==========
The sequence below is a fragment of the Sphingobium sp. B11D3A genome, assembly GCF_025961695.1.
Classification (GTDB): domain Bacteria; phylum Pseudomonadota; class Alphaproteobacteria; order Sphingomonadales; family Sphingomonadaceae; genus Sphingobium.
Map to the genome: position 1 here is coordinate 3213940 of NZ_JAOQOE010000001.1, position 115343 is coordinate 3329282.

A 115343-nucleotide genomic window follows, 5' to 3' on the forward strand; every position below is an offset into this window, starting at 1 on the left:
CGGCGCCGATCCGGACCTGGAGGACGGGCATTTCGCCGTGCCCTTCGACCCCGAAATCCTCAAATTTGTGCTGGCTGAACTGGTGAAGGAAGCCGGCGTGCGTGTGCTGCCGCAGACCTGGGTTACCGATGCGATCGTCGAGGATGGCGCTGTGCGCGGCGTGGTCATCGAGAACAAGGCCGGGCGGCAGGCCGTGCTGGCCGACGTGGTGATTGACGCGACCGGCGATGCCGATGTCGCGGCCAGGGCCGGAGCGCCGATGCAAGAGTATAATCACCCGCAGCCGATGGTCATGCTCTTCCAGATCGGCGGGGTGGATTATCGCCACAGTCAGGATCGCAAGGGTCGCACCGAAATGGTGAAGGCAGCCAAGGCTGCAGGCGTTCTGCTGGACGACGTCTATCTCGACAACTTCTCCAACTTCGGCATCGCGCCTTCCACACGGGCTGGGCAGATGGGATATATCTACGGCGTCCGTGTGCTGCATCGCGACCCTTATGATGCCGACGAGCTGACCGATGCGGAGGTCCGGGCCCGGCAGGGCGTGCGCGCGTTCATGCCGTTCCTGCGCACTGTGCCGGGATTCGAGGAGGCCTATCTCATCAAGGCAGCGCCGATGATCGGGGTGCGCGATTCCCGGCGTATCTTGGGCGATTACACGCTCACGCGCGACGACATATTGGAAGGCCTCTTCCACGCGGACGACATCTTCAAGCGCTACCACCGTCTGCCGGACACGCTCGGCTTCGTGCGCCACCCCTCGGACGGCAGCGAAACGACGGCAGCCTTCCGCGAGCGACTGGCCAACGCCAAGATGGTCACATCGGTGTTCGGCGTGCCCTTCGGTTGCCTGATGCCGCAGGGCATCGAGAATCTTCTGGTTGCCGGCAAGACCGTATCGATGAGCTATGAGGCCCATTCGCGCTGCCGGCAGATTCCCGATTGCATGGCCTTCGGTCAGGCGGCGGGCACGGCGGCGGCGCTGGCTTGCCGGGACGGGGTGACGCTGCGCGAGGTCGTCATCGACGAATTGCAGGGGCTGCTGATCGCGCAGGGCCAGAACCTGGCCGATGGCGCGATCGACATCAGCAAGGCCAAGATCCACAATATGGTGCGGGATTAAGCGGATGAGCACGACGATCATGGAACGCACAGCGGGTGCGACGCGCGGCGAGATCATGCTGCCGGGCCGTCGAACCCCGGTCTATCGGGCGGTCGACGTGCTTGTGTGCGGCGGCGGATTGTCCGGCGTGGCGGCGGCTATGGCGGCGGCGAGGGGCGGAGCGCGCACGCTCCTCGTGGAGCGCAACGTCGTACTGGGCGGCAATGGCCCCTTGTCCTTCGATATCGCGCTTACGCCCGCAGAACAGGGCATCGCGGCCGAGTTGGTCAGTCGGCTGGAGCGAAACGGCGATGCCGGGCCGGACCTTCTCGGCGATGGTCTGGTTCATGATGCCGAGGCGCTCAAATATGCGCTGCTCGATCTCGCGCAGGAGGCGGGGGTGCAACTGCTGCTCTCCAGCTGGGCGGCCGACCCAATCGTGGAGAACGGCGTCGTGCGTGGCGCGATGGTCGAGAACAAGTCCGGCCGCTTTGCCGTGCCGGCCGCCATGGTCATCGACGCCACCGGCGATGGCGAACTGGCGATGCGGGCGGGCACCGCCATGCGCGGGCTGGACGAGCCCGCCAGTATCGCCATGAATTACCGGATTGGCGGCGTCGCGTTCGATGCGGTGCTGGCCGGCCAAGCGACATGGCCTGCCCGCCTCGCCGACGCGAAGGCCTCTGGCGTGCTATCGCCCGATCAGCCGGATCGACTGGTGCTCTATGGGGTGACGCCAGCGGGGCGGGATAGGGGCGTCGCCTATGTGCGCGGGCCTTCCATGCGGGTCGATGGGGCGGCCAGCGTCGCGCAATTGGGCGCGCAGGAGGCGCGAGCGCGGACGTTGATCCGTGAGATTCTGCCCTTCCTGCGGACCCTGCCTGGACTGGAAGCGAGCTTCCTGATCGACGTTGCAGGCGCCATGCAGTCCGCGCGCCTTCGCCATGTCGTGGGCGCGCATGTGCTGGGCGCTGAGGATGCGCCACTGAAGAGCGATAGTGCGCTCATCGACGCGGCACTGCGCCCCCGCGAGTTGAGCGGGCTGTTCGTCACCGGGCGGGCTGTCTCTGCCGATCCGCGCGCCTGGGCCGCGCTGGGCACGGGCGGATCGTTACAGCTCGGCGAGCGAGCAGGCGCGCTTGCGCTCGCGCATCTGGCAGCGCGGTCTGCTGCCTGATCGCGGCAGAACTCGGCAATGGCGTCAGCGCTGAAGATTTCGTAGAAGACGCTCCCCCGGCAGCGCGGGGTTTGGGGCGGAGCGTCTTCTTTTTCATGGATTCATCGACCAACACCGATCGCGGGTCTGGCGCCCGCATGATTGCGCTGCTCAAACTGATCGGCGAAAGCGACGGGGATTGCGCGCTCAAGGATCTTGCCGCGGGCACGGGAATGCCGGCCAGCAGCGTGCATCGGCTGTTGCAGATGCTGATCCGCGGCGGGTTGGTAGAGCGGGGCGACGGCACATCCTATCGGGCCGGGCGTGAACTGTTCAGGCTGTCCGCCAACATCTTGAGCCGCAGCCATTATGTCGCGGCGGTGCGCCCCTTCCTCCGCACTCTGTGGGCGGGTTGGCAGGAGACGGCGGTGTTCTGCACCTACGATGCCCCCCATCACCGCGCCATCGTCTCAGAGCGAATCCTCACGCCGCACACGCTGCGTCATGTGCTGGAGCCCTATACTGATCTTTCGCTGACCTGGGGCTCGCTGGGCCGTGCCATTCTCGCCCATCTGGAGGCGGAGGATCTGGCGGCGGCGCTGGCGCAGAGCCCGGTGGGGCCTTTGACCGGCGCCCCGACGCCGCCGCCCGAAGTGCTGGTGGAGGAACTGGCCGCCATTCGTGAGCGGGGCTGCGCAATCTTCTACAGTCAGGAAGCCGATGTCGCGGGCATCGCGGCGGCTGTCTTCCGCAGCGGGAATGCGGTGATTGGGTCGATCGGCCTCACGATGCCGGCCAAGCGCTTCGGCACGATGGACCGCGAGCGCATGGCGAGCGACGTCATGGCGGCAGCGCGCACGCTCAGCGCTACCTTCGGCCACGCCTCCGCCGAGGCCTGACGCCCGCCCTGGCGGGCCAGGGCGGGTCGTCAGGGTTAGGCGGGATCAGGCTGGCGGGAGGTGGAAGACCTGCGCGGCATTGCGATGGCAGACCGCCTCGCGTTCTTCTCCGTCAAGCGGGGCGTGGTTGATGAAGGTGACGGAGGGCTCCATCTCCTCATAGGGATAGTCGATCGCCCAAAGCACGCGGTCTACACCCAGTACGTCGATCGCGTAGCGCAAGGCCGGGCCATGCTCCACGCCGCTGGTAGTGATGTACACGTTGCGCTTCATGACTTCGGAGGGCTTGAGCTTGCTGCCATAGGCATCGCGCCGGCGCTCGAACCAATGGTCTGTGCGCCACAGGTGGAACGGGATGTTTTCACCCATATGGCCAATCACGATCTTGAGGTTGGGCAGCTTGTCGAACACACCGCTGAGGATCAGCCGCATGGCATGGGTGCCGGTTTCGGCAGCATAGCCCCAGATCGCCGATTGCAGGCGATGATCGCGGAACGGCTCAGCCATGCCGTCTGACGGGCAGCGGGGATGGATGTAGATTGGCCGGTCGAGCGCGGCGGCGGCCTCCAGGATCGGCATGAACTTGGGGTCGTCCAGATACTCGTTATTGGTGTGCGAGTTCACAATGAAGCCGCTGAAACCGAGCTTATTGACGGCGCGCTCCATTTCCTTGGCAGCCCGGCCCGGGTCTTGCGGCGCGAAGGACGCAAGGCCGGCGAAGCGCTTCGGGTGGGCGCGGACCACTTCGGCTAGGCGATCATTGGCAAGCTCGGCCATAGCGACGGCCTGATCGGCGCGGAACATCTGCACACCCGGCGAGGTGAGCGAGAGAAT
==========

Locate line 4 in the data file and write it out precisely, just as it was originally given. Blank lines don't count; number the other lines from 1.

A 115343-nucleotide genomic window follows, 5' to 3' on the forward strand; every position below is an offset into this window, starting at 1 on the left: